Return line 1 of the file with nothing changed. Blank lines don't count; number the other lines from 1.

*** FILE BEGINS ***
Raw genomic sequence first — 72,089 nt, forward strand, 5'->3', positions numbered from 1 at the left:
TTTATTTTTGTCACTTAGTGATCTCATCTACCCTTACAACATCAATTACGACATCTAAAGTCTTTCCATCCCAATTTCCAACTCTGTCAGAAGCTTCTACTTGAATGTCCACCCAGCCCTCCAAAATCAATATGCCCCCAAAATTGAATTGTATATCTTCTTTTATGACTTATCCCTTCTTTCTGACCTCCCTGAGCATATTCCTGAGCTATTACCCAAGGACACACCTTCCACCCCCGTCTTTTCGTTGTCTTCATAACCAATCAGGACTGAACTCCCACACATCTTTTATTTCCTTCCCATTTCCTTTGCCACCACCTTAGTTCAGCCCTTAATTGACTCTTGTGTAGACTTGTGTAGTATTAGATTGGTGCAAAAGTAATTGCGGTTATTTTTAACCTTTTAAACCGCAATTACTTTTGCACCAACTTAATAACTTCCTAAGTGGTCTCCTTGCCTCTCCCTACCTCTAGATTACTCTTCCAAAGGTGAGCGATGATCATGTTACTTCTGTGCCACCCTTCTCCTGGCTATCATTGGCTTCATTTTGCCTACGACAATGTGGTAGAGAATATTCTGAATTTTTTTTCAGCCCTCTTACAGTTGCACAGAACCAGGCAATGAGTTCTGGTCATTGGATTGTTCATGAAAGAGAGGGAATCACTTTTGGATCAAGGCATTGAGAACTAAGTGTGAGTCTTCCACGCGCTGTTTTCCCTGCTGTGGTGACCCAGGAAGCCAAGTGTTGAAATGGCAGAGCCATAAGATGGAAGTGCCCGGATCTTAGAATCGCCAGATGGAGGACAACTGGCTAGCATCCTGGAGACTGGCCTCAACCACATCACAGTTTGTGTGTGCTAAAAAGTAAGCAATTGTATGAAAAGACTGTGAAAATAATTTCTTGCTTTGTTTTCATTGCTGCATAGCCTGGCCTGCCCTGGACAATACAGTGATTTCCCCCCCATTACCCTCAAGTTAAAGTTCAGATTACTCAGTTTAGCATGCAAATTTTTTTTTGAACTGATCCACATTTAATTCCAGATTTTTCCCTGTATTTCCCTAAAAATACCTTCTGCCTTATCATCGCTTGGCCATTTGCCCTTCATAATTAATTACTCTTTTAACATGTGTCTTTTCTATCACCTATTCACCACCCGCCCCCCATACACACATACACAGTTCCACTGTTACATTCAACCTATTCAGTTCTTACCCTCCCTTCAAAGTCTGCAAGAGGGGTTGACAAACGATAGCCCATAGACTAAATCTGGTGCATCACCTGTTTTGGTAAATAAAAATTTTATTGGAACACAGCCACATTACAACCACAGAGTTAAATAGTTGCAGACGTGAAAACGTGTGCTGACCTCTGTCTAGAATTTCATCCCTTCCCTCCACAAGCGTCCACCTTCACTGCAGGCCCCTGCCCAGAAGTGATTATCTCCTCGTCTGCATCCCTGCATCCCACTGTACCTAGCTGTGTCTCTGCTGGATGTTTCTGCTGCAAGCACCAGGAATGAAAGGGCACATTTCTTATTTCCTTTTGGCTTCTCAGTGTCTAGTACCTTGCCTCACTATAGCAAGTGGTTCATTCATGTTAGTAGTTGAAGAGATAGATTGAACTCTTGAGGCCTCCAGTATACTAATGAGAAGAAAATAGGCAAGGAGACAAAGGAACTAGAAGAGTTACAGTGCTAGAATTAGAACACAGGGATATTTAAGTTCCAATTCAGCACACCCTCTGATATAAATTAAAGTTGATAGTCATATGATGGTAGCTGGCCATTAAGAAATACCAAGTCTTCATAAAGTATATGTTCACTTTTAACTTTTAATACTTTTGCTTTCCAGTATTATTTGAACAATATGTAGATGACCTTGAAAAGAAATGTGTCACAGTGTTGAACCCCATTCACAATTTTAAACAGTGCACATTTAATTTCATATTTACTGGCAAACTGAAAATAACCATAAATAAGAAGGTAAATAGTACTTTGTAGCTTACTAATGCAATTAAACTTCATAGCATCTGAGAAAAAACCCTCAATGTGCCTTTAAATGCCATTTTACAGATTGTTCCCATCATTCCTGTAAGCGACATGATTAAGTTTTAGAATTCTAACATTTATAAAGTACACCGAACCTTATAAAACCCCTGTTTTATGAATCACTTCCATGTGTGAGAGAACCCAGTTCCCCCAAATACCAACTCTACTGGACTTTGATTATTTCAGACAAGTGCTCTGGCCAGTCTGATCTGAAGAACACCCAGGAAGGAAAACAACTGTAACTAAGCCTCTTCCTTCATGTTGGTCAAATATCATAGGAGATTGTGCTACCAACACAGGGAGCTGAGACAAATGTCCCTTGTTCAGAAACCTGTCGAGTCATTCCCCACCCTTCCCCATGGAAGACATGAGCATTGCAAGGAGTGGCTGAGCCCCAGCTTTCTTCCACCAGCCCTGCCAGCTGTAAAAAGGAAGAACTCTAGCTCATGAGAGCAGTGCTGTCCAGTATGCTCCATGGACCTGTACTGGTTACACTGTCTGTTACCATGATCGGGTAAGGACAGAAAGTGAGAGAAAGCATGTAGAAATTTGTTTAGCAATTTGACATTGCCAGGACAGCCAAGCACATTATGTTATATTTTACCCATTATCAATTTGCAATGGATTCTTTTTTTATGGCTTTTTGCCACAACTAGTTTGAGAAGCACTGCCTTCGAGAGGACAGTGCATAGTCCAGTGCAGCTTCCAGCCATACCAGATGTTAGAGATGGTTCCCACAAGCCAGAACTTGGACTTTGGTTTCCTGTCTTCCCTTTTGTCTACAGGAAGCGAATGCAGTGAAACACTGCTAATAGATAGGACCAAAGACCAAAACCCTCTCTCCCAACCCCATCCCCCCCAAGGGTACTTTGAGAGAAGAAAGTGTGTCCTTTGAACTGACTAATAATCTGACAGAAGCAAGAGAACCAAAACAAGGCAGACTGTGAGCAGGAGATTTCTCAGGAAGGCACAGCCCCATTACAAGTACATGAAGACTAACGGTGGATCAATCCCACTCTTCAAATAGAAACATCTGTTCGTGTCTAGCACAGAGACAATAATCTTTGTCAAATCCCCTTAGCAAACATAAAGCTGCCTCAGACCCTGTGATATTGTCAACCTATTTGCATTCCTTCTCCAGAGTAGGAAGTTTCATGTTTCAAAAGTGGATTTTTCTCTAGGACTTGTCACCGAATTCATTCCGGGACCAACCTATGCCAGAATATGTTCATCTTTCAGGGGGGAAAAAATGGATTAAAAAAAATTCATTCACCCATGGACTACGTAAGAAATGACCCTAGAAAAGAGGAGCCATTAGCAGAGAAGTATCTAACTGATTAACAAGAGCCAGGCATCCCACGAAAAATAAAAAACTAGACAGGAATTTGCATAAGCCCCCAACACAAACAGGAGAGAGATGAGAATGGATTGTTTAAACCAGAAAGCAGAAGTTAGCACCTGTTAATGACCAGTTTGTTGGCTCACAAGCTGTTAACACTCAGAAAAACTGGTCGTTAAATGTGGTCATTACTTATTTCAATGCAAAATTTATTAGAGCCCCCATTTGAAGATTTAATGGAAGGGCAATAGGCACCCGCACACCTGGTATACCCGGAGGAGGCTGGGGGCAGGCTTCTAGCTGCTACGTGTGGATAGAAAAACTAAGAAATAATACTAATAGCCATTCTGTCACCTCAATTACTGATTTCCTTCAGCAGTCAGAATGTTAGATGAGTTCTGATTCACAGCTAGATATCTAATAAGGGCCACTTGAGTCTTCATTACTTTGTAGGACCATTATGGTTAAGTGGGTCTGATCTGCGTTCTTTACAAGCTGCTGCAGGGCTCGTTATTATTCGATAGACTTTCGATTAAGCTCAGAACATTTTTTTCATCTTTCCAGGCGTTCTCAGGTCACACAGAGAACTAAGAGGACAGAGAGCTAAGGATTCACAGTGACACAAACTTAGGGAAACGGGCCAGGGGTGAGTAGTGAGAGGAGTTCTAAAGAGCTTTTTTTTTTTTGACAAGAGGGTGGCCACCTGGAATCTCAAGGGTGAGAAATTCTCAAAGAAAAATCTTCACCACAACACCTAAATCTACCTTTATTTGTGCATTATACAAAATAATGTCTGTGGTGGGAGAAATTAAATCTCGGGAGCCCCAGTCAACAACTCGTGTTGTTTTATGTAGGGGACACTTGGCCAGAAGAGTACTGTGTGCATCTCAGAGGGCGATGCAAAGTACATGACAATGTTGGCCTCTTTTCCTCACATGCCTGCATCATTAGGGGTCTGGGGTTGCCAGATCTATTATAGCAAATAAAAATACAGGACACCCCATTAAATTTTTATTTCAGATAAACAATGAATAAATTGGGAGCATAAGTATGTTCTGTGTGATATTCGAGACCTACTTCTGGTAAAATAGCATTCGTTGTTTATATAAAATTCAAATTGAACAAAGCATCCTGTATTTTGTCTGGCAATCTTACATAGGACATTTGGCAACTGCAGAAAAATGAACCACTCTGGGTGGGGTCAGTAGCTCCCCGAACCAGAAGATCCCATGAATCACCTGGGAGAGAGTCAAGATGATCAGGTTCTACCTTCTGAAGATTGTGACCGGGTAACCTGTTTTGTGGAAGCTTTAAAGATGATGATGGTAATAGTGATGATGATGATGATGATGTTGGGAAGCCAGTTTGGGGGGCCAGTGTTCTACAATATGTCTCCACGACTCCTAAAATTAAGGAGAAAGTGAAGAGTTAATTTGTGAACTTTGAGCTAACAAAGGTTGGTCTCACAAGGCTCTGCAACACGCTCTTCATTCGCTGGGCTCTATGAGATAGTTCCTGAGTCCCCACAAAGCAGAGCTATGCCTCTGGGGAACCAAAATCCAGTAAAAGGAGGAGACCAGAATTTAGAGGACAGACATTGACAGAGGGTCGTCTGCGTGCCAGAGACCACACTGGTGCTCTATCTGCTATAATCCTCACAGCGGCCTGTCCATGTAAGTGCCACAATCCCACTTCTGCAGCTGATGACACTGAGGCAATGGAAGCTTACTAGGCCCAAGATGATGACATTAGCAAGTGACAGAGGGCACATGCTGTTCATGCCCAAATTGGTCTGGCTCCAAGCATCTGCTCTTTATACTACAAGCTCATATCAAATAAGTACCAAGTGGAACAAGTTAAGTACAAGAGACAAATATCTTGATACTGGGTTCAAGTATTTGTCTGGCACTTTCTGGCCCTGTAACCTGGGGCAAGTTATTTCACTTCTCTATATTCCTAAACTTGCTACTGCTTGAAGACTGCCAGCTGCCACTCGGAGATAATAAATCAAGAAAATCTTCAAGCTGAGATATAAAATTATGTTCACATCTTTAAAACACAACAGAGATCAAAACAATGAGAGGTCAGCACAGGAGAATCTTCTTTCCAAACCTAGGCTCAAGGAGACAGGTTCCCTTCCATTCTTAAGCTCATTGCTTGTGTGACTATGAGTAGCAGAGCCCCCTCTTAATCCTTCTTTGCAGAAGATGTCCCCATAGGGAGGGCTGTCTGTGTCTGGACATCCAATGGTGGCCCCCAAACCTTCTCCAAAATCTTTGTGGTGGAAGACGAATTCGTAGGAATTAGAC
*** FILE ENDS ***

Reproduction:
Raw genomic sequence first — 72,089 nt, forward strand, 5'->3', positions numbered from 1 at the left: